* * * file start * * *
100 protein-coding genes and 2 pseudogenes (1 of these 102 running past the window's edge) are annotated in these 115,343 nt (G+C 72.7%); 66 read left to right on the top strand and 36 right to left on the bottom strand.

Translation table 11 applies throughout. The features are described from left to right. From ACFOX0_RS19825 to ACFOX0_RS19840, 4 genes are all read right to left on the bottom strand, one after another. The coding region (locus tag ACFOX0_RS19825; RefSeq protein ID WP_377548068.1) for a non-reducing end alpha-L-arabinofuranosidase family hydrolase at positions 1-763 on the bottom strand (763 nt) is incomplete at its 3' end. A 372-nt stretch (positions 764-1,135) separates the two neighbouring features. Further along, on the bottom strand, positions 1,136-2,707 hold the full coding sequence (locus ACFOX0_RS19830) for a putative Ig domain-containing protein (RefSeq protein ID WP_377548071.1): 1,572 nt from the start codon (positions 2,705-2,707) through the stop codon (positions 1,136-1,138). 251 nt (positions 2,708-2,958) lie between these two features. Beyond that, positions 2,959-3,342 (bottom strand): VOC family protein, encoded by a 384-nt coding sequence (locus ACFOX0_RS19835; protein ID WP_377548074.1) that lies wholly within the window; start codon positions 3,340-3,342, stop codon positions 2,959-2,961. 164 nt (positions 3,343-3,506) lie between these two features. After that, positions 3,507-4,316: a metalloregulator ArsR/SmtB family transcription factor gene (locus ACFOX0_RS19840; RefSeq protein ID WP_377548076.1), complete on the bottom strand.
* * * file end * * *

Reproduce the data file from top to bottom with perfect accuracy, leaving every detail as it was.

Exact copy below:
100 protein-coding genes and 2 pseudogenes (1 of these 102 running past the window's edge) are annotated in these 115,343 nt (G+C 72.7%); 66 read left to right on the top strand and 36 right to left on the bottom strand.

Translation table 11 applies throughout. The features are described from left to right. From ACFOX0_RS19825 to ACFOX0_RS19840, 4 genes are all read right to left on the bottom strand, one after another. The coding region (locus tag ACFOX0_RS19825; RefSeq protein ID WP_377548068.1) for a non-reducing end alpha-L-arabinofuranosidase family hydrolase at positions 1-763 on the bottom strand (763 nt) is incomplete at its 3' end. A 372-nt stretch (positions 764-1,135) separates the two neighbouring features. Further along, on the bottom strand, positions 1,136-2,707 hold the full coding sequence (locus ACFOX0_RS19830) for a putative Ig domain-containing protein (RefSeq protein ID WP_377548071.1): 1,572 nt from the start codon (positions 2,705-2,707) through the stop codon (positions 1,136-1,138). 251 nt (positions 2,708-2,958) lie between these two features. Beyond that, positions 2,959-3,342 (bottom strand): VOC family protein, encoded by a 384-nt coding sequence (locus ACFOX0_RS19835; protein ID WP_377548074.1) that lies wholly within the window; start codon positions 3,340-3,342, stop codon positions 2,959-2,961. 164 nt (positions 3,343-3,506) lie between these two features. After that, positions 3,507-4,316: a metalloregulator ArsR/SmtB family transcription factor gene (locus ACFOX0_RS19840; RefSeq protein ID WP_377548076.1), complete on the bottom strand.